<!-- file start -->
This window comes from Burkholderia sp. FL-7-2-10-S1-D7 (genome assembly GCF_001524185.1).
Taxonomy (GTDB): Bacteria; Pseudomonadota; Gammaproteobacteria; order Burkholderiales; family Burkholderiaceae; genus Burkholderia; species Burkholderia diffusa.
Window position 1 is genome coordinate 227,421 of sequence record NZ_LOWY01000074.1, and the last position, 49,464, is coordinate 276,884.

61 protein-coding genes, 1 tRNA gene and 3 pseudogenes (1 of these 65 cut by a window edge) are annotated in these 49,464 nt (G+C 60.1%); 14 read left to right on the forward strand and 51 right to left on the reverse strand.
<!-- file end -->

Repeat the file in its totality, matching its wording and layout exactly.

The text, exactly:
This window comes from Burkholderia sp. FL-7-2-10-S1-D7 (genome assembly GCF_001524185.1).
Taxonomy (GTDB): Bacteria; Pseudomonadota; Gammaproteobacteria; order Burkholderiales; family Burkholderiaceae; genus Burkholderia; species Burkholderia diffusa.
Window position 1 is genome coordinate 227,421 of sequence record NZ_LOWY01000074.1, and the last position, 49,464, is coordinate 276,884.

61 protein-coding genes, 1 tRNA gene and 3 pseudogenes (1 of these 65 cut by a window edge) are annotated in these 49,464 nt (G+C 60.1%); 14 read left to right on the forward strand and 51 right to left on the reverse strand.